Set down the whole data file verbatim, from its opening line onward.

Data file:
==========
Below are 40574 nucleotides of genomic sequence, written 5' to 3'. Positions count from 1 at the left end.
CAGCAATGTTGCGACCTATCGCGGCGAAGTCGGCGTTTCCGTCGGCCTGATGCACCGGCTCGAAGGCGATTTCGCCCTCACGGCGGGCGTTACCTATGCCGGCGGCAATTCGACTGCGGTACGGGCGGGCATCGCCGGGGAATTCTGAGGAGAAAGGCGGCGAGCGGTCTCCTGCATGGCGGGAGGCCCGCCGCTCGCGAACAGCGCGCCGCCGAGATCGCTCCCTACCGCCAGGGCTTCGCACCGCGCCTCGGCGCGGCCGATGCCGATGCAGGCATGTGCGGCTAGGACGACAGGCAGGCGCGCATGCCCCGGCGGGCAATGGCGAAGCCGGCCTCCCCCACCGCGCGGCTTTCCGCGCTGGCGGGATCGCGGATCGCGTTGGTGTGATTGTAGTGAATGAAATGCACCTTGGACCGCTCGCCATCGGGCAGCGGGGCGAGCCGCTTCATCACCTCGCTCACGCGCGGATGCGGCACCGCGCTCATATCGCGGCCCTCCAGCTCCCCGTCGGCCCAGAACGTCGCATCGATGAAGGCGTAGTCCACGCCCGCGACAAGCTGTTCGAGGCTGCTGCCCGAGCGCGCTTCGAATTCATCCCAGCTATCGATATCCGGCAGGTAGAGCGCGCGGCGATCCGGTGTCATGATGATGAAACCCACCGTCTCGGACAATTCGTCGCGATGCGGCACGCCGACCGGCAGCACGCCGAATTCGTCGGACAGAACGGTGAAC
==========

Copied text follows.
Below are 40574 nucleotides of genomic sequence, written 5' to 3'. Positions count from 1 at the left end.
CAGCAATGTTGCGACCTATCGCGGCGAAGTCGGCGTTTCCGTCGGCCTGATGCACCGGCTCGAAGGCGATTTCGCCCTCACGGCGGGCGTTACCTATGCCGGCGGCAATTCGACTGCGGTACGGGCGGGCATCGCCGGGGAATTCTGAGGAGAAAGGCGGCGAGCGGTCTCCTGCATGGCGGGAGGCCCGCCGCTCGCGAACAGCGCGCCGCCGAGATCGCTCCCTACCGCCAGGGCTTCGCACCGCGCCTCGGCGCGGCCGATGCCGATGCAGGCATGTGCGGCTAGGACGACAGGCAGGCGCGCATGCCCCGGCGGGCAATGGCGAAGCCGGCCTCCCCCACCGCGCGGCTTTCCGCGCTGGCGGGATCGCGGATCGCGTTGGTGTGATTGTAGTGAATGAAATGCACCTTGGACCGCTCGCCATCGGGCAGCGGGGCGAGCCGCTTCATCACCTCGCTCACGCGCGGATGCGGCACCGCGCTCATATCGCGGCCCTCCAGCTCCCCGTCGGCCCAGAACGTCGCATCGATGAAGGCGTAGTCCACGCCCGCGACAAGCTGTTCGAGGCTGCTGCCCGAGCGCGCTTCGAATTCATCCCAGCTATCGATATCCGGCAGGTAGAGCGCGCGGCGATCCGGTGTCATGATGATGAAACCCACCGTCTCGGACAATTCGTCGCGATGCGGCACGCCGACCGGCAGCACGCCGAATTCGTCGGACAGAACGGTGAAC